These new numbers did not include the familiar Main and Woodlawn exchange designations. Instead, they began with a 3 or a 4. Also, zeros were added in until each phone number had the five digits.

So, to reach Miss Cotnam, the proud hostess had to ask the operator to call “4-5080.” And those numbers had to be pronounced properly. It wasn’t “4-50-80.” Say each digit. And those zeros weren’t “zero.” Zero was pronounced “oh.”

Unfortunately, the Gazette didn’t update the society page logo with Cotnam’s number on it until June 21. And in the meantime, Bell’s ads grew more and more impatient with a public that was loathe to give up asking for the Main and Woodlawn exchanges. No, the many ads said, Main and Woodlawn did not exist. Callers must stop asking for them.

On June 14, the Arkansas Democrat carried a long interview with SA Lane, Bell’s division manager for Arkansas. He complained that the new directory had been out plenty long enough for people to adapt. The company was not censuring folks, he said, but:

“Our operators in Little Rock handle on average 275 calls during the busy hours. Our total calls per day will average 150,000. Therefore it can be readily seen that when only about half of the telephone users are calling by the new designations, a certain amount of confusion must necessarily enter into the service.”

On June 27, the non-censorious operators stopped helping the Main and Woodlawn holdouts and instead switched them to a “special” operator who told them to use the new directory.

Editorial poet CT Davis posted a cryptic complaint July 18:


Oscar is being lawed

By the telephone company,

Oscar’s phone number

Has four 3’s in it

And six operators

Have strangled to death

Trying to repeat it.

Also meanwhile, Bell was preparing step 3, which involved yet another new phone directory containing another set of numbers to take effect overnight Aug. 19.


Bell advised businesses not to print any phone numbers on their ads or letterheads until after this new book arrived.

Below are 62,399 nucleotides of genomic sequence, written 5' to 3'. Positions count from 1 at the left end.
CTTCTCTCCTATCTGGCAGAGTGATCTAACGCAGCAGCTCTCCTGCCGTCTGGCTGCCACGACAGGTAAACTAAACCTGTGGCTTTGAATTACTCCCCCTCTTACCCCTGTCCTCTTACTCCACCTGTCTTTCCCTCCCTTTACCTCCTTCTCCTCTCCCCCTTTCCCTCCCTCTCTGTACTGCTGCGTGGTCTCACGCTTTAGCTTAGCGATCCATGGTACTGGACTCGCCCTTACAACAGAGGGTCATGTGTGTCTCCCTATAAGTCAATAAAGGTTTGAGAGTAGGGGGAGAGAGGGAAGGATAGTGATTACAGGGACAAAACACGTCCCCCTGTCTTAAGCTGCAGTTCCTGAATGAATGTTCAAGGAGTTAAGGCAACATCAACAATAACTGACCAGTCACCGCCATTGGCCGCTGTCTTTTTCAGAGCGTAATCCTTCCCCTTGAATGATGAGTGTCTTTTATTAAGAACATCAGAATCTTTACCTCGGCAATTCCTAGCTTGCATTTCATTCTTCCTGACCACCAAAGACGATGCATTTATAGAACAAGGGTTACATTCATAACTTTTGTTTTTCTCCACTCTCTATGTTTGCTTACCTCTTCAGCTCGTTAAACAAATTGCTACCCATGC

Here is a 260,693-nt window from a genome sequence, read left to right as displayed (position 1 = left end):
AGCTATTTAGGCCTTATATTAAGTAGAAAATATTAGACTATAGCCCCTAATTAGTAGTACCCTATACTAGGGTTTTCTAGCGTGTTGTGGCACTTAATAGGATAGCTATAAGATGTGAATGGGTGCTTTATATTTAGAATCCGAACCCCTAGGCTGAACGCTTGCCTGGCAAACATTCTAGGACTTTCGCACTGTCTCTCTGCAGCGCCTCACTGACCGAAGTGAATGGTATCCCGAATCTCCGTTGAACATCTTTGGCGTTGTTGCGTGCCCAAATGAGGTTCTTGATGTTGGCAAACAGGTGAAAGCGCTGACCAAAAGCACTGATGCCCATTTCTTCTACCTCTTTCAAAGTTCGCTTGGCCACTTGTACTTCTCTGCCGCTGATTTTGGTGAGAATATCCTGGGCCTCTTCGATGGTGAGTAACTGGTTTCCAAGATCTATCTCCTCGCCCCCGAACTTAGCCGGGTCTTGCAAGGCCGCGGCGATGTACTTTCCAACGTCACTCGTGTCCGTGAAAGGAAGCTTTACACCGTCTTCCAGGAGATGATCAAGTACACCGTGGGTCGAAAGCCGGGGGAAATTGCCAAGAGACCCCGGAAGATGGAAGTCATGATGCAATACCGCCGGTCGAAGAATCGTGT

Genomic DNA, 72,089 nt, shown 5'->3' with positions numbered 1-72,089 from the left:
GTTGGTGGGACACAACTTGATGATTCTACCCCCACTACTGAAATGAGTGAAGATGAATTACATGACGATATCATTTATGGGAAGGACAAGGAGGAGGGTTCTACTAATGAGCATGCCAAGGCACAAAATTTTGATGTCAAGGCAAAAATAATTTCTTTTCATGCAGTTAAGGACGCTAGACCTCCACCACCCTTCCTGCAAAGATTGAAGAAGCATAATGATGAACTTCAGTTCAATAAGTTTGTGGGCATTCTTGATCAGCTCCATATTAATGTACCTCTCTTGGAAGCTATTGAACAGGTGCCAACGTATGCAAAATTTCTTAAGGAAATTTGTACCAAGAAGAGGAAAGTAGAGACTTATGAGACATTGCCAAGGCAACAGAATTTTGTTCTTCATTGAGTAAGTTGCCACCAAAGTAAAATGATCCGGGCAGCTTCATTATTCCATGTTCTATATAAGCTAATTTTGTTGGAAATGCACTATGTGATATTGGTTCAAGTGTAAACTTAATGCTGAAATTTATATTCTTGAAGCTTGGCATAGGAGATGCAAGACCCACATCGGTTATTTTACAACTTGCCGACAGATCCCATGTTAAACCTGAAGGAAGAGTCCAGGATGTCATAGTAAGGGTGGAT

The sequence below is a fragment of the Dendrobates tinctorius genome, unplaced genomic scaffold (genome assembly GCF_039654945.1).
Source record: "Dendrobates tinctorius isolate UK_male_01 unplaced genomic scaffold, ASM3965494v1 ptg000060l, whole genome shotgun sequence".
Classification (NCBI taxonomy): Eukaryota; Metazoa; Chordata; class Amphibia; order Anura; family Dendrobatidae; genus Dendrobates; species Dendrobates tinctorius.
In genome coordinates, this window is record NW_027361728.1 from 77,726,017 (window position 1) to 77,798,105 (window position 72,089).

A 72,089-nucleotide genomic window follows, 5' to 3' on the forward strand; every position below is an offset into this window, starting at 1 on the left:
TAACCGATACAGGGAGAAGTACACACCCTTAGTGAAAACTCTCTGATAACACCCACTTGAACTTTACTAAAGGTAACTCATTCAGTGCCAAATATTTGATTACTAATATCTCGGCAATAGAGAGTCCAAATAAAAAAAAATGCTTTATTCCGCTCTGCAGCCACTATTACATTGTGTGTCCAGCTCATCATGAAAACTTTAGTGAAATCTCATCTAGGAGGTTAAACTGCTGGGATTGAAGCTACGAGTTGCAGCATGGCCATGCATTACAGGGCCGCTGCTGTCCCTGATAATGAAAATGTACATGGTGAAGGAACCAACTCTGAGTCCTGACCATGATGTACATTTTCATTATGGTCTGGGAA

About 3,000 subscribers received new phones. These contraptions had something called a “dial” built in. One must forget talking to human operators. One must learn to be brave and risk one’s index fingertip to rotate this dial.

The company assembled a team of 40 high school and college boys and put them through a one week phone-switching school. The young men spread out across town, knocking on doors and teaching subscribers how “to dial” a phone. At homes still using the old style phone, they left a card with written instructions.

Bell held demonstrations at civic clubs using a rather large mini model of the switching station.

And in the sports pages, syndicated jokester Bugs Baer laughed about “the great Indian lands, where the buffalo still roamed in vast telephone numbers.”


A marvelously confusing press release published by the Gazette on July 30 explained how after the conversion Aug. 19, dial-phone to dial-phone calls would be connected automatically through the agency of machines! The rest of the city was not totally mired in the past by their outmoded phones. When one of them tried to call one of the chosen 3,000, a human would intervene to switch the line, although the customer could not speak with her.

For all local calls from one older phone to another older phone, customers could speak to the operator — as long as they pronounced their digits properly.

I like imagining that, for a while in 1922, nobody knew how to call anybody anymore, but everybody knew what they wanted to call the phone company.



[Gallery not showing? Click here to see photos: arkansasonline.com/613arg]

Gallery: Wrong numbers in 1922